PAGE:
Proof, here:

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It just occurred to me that some of you might want to see the “legal forms” I filled out concerning my challenge of Tmobile, and their evil insistence.

Of course, some of you would rather see a snuff film than legal documents. And that’s okay. You don’t have to partake. However, it is just 2 simple pages… frankly, a surprise coming from Government. Enjoy.


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I hate T-Mobile with every bone in my adonis-like body.

And I recently tested the technique detailed here (wikihow, among other places) which says, essentially, that if the Cell Provider CAN’T produce a SIGNED contract… then they can only hold you to 1 year, the maximum for a verbal, legal contract.

A quick back story:

In November ’06 I switched to T-Mobile from AT&T (who I liked) because my company had a nice discount with them.

Last year, I started my own business, and for the first time in my entire life, I went over my allotted minutes. Way, way over.

Shocked and freightened at the prospect of paying several hundred dollars in overages, I called them to see if they could help me out at all.

And for all their hip jibber-jabber “Oh… TOTALLY… BUMMER… I would be upset too… WOW… yeah, that SUCKS… ” they apparently have “no process” for protecting their customers from overages. Even if it’s due to a life-change, or other “understandable” event.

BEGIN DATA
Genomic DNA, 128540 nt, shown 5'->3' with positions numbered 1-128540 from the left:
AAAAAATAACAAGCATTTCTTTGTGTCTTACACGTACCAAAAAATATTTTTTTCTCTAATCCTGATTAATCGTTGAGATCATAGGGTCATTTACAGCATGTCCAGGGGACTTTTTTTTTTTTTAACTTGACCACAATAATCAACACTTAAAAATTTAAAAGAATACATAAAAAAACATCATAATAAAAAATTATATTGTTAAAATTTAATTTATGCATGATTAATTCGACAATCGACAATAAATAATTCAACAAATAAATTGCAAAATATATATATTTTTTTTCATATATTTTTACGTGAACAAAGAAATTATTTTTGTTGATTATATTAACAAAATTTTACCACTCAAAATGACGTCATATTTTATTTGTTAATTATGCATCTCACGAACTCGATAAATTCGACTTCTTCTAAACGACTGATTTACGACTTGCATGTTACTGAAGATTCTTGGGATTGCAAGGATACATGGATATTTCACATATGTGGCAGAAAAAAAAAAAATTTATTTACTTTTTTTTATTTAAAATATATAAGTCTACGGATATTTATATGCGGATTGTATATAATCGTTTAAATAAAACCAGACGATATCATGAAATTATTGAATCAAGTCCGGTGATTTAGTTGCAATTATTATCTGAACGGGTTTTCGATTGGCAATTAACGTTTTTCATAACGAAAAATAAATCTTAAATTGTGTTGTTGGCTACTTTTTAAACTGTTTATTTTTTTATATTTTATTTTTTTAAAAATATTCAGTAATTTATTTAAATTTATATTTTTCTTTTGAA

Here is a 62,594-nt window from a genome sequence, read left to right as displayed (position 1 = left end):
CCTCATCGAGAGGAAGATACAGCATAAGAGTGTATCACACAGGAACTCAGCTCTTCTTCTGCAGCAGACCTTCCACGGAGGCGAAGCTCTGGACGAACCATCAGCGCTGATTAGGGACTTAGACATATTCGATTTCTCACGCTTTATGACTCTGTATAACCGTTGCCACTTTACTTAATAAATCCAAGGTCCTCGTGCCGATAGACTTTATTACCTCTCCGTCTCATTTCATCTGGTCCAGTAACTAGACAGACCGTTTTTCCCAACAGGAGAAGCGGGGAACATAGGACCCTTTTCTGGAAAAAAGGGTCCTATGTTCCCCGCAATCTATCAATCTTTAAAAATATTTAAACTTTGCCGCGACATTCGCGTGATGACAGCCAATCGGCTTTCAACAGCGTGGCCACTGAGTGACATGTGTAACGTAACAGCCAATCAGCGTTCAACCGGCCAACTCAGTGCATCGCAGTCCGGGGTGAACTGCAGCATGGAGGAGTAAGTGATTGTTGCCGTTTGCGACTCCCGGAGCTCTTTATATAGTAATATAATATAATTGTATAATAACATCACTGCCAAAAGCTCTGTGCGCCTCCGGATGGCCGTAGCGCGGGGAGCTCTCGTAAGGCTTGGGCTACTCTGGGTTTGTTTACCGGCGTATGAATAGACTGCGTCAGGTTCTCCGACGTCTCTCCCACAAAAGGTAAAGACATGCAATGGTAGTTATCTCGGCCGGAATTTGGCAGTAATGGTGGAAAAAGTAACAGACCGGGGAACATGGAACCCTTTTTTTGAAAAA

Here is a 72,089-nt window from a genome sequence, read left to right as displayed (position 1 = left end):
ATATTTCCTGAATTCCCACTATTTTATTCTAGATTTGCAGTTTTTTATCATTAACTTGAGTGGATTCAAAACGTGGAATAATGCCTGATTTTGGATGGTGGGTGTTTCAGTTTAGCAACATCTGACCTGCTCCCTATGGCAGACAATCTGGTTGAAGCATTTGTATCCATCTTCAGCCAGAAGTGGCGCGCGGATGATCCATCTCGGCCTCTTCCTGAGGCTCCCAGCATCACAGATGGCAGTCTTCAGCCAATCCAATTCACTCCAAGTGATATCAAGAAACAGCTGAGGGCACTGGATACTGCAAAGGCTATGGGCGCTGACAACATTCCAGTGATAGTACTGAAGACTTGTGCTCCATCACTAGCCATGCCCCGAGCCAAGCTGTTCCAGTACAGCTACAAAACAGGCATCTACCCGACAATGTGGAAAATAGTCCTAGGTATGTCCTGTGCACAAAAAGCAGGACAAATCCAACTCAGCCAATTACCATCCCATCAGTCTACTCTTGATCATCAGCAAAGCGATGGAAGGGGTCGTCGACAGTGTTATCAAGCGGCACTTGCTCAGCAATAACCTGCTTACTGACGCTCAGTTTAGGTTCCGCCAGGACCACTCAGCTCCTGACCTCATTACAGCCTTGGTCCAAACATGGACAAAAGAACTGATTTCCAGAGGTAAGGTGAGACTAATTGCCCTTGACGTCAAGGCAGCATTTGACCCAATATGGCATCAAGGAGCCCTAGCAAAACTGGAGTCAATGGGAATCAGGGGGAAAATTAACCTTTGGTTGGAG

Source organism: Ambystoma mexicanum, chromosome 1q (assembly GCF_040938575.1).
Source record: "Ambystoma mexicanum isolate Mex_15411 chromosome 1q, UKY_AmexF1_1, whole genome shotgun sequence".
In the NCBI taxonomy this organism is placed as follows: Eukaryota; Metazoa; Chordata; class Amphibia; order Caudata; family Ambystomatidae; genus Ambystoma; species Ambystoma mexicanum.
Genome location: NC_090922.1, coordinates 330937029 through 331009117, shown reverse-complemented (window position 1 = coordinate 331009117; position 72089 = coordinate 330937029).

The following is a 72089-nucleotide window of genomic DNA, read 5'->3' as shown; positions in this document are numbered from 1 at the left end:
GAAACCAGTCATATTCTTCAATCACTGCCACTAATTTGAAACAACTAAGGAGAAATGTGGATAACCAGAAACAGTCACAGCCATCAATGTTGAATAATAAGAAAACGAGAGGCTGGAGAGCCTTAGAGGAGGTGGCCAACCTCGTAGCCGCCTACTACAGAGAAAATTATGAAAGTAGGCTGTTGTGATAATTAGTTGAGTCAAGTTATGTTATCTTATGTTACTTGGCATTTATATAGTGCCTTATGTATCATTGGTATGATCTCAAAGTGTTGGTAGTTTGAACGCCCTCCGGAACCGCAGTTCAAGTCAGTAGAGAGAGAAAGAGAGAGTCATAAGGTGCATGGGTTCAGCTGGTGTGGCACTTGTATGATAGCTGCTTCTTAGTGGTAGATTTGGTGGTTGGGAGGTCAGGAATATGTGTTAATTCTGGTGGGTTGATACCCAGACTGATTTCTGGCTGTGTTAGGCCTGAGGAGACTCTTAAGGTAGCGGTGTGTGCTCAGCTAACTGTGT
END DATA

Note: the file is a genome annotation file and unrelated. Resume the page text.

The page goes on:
And, of course, they charge, like, $2 per minute above your ceiling. Which is pretty nasty.

Now, it’s not like I expected them to excuse the charges. Not at all. After all, I did go over my minutes. But because it was such a sudden, and insane increase, I was frankly expecting them to do a *little* bit, to help a good, loyal customer ease the pain.

But no.

And everything I tried, begging, pleading, talking to supervisors, et all… still no.

So I asked them to set me up on a plan “where this would never happen again”. And, after some hemming and hawing, I did. And it worked for a few months… until last month. And then BAM!

Another $400+ overage.


Of course, I’m an idiot, I guess. Because I can’t rightly keep track of every due date and every level of minutes, and dollars of all my stuff. At a certain point I just need to be able to not worry about this stuff… past a certain level of involvement.